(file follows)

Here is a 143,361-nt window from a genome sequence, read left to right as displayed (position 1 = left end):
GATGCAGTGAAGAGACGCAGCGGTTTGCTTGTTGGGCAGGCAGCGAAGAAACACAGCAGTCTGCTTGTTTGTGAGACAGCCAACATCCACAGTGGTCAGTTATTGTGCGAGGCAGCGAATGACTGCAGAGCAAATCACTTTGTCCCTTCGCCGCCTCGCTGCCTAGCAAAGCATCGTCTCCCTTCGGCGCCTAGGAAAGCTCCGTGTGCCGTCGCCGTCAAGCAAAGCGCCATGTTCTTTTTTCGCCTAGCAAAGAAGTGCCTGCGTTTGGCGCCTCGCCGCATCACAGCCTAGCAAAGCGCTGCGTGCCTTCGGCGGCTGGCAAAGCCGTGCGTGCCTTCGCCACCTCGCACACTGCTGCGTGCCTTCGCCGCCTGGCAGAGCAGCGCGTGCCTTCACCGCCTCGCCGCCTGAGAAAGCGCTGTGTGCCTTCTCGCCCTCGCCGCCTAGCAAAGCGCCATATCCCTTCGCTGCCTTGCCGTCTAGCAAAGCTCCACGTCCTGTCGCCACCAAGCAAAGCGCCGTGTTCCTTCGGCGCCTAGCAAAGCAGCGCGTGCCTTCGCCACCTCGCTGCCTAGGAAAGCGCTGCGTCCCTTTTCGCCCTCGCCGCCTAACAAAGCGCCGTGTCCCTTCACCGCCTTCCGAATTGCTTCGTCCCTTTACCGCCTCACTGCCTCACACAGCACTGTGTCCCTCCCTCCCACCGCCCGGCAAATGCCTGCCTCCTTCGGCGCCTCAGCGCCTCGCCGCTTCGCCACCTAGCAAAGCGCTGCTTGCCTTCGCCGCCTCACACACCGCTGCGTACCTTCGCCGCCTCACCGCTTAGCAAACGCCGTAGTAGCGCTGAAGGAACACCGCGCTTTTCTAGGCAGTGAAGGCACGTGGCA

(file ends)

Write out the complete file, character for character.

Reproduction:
Here is a 143,361-nt window from a genome sequence, read left to right as displayed (position 1 = left end):
GATGCAGTGAAGAGACGCAGCGGTTTGCTTGTTGGGCAGGCAGCGAAGAAACACAGCAGTCTGCTTGTTTGTGAGACAGCCAACATCCACAGTGGTCAGTTATTGTGCGAGGCAGCGAATGACTGCAGAGCAAATCACTTTGTCCCTTCGCCGCCTCGCTGCCTAGCAAAGCATCGTCTCCCTTCGGCGCCTAGGAAAGCTCCGTGTGCCGTCGCCGTCAAGCAAAGCGCCATGTTCTTTTTTCGCCTAGCAAAGAAGTGCCTGCGTTTGGCGCCTCGCCGCATCACAGCCTAGCAAAGCGCTGCGTGCCTTCGGCGGCTGGCAAAGCCGTGCGTGCCTTCGCCACCTCGCACACTGCTGCGTGCCTTCGCCGCCTGGCAGAGCAGCGCGTGCCTTCACCGCCTCGCCGCCTGAGAAAGCGCTGTGTGCCTTCTCGCCCTCGCCGCCTAGCAAAGCGCCATATCCCTTCGCTGCCTTGCCGTCTAGCAAAGCTCCACGTCCTGTCGCCACCAAGCAAAGCGCCGTGTTCCTTCGGCGCCTAGCAAAGCAGCGCGTGCCTTCGCCACCTCGCTGCCTAGGAAAGCGCTGCGTCCCTTTTCGCCCTCGCCGCCTAACAAAGCGCCGTGTCCCTTCACCGCCTTCCGAATTGCTTCGTCCCTTTACCGCCTCACTGCCTCACACAGCACTGTGTCCCTCCCTCCCACCGCCCGGCAAATGCCTGCCTCCTTCGGCGCCTCAGCGCCTCGCCGCTTCGCCACCTAGCAAAGCGCTGCTTGCCTTCGCCGCCTCACACACCGCTGCGTACCTTCGCCGCCTCACCGCTTAGCAAACGCCGTAGTAGCGCTGAAGGAACACCGCGCTTTTCTAGGCAGTGAAGGCACGTGGCA